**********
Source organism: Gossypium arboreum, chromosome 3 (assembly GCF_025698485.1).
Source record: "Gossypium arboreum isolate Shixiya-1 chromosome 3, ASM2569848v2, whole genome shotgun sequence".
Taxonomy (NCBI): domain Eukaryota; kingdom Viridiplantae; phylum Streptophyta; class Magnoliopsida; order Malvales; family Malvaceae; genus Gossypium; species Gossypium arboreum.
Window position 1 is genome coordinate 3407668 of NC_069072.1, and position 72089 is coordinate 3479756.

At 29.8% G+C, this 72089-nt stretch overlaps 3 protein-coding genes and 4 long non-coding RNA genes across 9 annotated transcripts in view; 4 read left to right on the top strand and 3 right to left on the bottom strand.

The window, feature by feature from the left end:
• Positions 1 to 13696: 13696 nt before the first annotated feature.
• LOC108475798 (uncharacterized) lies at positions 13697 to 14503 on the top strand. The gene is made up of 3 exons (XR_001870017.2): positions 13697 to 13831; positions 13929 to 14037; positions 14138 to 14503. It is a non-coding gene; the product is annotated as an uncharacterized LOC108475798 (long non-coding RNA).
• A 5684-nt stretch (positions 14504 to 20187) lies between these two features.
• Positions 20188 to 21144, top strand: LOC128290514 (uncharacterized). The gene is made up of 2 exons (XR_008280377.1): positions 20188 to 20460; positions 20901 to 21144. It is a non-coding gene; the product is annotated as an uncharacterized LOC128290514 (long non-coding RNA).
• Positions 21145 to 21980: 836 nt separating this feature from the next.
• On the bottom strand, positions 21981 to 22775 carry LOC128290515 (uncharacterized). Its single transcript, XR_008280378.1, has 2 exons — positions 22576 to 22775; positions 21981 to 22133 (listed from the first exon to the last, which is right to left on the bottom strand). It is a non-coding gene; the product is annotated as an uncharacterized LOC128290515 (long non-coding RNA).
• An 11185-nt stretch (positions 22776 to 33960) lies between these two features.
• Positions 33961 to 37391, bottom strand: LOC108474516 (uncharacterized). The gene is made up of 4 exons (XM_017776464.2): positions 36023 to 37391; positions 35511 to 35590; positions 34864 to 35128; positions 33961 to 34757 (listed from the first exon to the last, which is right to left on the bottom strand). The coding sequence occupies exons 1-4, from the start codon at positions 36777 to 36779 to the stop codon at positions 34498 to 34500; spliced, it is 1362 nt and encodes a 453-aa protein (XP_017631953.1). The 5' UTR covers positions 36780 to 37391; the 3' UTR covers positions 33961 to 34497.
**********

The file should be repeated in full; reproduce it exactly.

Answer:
Source organism: Gossypium arboreum, chromosome 3 (assembly GCF_025698485.1).
Source record: "Gossypium arboreum isolate Shixiya-1 chromosome 3, ASM2569848v2, whole genome shotgun sequence".
Taxonomy (NCBI): domain Eukaryota; kingdom Viridiplantae; phylum Streptophyta; class Magnoliopsida; order Malvales; family Malvaceae; genus Gossypium; species Gossypium arboreum.
Window position 1 is genome coordinate 3407668 of NC_069072.1, and position 72089 is coordinate 3479756.

At 29.8% G+C, this 72089-nt stretch overlaps 3 protein-coding genes and 4 long non-coding RNA genes across 9 annotated transcripts in view; 4 read left to right on the top strand and 3 right to left on the bottom strand.

The window, feature by feature from the left end:
• Positions 1 to 13696: 13696 nt before the first annotated feature.
• LOC108475798 (uncharacterized) lies at positions 13697 to 14503 on the top strand. The gene is made up of 3 exons (XR_001870017.2): positions 13697 to 13831; positions 13929 to 14037; positions 14138 to 14503. It is a non-coding gene; the product is annotated as an uncharacterized LOC108475798 (long non-coding RNA).
• A 5684-nt stretch (positions 14504 to 20187) lies between these two features.
• Positions 20188 to 21144, top strand: LOC128290514 (uncharacterized). The gene is made up of 2 exons (XR_008280377.1): positions 20188 to 20460; positions 20901 to 21144. It is a non-coding gene; the product is annotated as an uncharacterized LOC128290514 (long non-coding RNA).
• Positions 21145 to 21980: 836 nt separating this feature from the next.
• On the bottom strand, positions 21981 to 22775 carry LOC128290515 (uncharacterized). Its single transcript, XR_008280378.1, has 2 exons — positions 22576 to 22775; positions 21981 to 22133 (listed from the first exon to the last, which is right to left on the bottom strand). It is a non-coding gene; the product is annotated as an uncharacterized LOC128290515 (long non-coding RNA).
• An 11185-nt stretch (positions 22776 to 33960) lies between these two features.
• Positions 33961 to 37391, bottom strand: LOC108474516 (uncharacterized). The gene is made up of 4 exons (XM_017776464.2): positions 36023 to 37391; positions 35511 to 35590; positions 34864 to 35128; positions 33961 to 34757 (listed from the first exon to the last, which is right to left on the bottom strand). The coding sequence occupies exons 1-4, from the start codon at positions 36777 to 36779 to the stop codon at positions 34498 to 34500; spliced, it is 1362 nt and encodes a 453-aa protein (XP_017631953.1). The 5' UTR covers positions 36780 to 37391; the 3' UTR covers positions 33961 to 34497.